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Withdrawals From Target Retirement Type Fund
Old 02-17-2007, 12:25 AM   #1
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Withdrawals From Target Retirement Type Fund

I posted this question over on a Morningstar board but I want to explore it here as this site has both a range of knowledgeable people and specifically some Federal retirees who may have the same isseu.

The Federal TSP (401k type) system is justifiably considered a good system at least in having very low cost index funds as its main feature. But it is a limited and complicated withdrawal system and I am trying to figure out how to make this as flexible as possible. I expect to retire in the next year or so, I will be over 55 but below 59.5. Accordingly I can elect to receive payments from the TSP without the 10% early withdrawal penalty. But I have to elect an amount to be paid each month and this can only be changed once a year on a specific date. This is not a bad option but it does not allow me to immediately discontinue withdrawals if the market tanks.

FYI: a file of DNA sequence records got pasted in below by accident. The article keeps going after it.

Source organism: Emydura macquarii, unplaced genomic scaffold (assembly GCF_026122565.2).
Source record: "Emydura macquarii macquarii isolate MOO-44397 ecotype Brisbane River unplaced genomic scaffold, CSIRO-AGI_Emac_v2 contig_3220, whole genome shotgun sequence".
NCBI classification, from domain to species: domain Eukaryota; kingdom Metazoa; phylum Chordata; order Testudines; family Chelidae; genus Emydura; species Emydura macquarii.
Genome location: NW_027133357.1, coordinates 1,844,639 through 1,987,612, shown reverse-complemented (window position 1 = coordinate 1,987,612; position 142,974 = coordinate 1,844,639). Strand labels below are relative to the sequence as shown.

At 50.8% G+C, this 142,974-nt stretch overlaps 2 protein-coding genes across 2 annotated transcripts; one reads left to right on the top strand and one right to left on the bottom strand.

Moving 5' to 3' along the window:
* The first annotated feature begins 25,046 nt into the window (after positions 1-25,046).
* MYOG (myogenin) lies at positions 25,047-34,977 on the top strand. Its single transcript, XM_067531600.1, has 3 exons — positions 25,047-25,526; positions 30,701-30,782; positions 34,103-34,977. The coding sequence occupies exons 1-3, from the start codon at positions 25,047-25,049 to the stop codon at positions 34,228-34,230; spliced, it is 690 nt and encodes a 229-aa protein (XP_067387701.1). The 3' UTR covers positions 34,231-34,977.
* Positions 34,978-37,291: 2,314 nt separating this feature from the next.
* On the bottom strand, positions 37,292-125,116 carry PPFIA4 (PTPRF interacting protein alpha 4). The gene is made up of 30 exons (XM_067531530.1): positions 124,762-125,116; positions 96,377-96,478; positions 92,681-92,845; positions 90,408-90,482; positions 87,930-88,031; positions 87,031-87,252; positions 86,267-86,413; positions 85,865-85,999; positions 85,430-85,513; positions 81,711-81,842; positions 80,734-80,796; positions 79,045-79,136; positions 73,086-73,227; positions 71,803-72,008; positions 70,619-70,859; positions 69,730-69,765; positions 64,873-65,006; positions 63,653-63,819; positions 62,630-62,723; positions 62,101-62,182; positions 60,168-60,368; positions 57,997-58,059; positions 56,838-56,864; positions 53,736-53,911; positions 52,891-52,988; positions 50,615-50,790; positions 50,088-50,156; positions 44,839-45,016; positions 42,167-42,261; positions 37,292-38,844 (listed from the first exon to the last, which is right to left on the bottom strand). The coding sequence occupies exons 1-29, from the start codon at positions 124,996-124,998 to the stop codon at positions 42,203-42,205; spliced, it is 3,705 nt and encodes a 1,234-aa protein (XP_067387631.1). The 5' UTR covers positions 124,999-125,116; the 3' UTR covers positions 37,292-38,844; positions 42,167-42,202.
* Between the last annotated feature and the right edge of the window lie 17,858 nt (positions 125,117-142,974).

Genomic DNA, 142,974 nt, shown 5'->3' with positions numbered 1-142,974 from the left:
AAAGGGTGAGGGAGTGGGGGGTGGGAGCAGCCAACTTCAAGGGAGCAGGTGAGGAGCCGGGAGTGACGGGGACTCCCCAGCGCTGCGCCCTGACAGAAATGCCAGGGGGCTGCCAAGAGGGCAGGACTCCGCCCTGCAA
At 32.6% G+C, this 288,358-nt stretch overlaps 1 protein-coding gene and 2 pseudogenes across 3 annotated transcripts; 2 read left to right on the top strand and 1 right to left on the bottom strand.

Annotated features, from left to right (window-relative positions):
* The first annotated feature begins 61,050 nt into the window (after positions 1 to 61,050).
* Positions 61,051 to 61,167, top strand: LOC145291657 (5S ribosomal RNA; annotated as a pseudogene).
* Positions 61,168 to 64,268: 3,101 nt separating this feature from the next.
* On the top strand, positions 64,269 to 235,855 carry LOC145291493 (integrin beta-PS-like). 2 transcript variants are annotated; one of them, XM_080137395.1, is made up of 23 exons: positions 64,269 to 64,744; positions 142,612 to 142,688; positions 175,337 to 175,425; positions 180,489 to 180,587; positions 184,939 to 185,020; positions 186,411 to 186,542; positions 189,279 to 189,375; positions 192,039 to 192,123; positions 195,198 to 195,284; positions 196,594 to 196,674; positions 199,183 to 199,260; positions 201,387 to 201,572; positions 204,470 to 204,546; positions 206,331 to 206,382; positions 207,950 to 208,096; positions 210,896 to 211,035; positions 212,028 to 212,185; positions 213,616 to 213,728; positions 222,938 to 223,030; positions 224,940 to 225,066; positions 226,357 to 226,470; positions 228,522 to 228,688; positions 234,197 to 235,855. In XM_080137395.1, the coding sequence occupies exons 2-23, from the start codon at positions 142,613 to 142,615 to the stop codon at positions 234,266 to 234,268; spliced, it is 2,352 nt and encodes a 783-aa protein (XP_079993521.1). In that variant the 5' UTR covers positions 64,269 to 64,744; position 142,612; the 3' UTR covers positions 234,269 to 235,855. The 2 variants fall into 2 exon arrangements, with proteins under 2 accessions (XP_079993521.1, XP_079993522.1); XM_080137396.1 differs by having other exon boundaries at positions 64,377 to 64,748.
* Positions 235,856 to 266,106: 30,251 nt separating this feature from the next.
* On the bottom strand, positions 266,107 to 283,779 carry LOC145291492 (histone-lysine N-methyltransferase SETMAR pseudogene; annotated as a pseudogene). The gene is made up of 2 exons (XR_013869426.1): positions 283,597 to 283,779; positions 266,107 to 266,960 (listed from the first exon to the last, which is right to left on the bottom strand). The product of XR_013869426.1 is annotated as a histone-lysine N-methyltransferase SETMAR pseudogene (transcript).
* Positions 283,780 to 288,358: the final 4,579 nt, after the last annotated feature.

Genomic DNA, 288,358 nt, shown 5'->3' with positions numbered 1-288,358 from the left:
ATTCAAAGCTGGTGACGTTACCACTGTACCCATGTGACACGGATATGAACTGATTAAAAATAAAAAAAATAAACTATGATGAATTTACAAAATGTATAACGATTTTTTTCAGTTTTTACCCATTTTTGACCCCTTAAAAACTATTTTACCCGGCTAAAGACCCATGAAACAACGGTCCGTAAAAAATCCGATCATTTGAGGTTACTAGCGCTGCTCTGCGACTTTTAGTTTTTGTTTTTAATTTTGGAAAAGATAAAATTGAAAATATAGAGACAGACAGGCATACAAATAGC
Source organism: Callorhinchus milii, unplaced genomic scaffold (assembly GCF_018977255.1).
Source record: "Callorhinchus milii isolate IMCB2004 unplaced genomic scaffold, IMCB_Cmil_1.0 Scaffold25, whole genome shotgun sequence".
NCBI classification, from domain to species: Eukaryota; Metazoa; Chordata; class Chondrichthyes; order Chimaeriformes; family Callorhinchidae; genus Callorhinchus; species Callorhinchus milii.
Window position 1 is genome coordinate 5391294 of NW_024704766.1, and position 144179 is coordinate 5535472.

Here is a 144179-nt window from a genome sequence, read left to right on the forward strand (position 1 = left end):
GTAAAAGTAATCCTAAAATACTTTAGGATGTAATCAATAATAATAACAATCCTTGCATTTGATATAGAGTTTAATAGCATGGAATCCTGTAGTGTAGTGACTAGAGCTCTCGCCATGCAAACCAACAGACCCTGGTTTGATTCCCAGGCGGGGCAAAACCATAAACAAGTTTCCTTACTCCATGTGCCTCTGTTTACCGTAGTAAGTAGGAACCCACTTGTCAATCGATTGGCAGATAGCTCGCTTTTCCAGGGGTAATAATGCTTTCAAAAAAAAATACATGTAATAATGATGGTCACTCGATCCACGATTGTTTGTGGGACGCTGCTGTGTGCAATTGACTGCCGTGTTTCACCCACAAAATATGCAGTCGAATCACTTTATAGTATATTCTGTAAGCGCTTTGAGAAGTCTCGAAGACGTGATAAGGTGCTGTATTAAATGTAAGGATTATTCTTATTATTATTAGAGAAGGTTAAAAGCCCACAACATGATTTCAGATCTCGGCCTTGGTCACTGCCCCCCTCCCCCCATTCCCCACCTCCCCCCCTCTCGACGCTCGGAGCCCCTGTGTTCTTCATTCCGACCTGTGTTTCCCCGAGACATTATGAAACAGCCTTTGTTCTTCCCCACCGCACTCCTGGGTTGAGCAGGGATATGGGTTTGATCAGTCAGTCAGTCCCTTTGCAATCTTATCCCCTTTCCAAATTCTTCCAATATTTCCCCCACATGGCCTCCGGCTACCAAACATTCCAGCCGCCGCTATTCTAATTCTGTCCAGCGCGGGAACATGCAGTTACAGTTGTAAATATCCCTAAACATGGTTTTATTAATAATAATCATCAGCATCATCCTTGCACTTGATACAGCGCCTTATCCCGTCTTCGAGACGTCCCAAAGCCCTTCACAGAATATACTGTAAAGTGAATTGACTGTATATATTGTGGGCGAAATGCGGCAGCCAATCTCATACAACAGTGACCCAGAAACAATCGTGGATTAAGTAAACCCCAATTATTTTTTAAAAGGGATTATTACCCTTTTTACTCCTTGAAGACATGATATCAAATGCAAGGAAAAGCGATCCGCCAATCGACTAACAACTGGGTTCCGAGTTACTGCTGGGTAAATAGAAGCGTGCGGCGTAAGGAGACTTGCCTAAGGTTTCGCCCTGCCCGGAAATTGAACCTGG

I have the choice of several index funds but have chosen a Lifecycle (Target Retirement type) fund as my major holding. So my question is whether a Target Retirement type fund is a good source for structured withdrawals in retirement? I could choose a small & large cap index and a total bond fund and put say 50% in each but withdrawals are calculated on the relative amounts in each fund; I cannot direct the payments from one specific fund.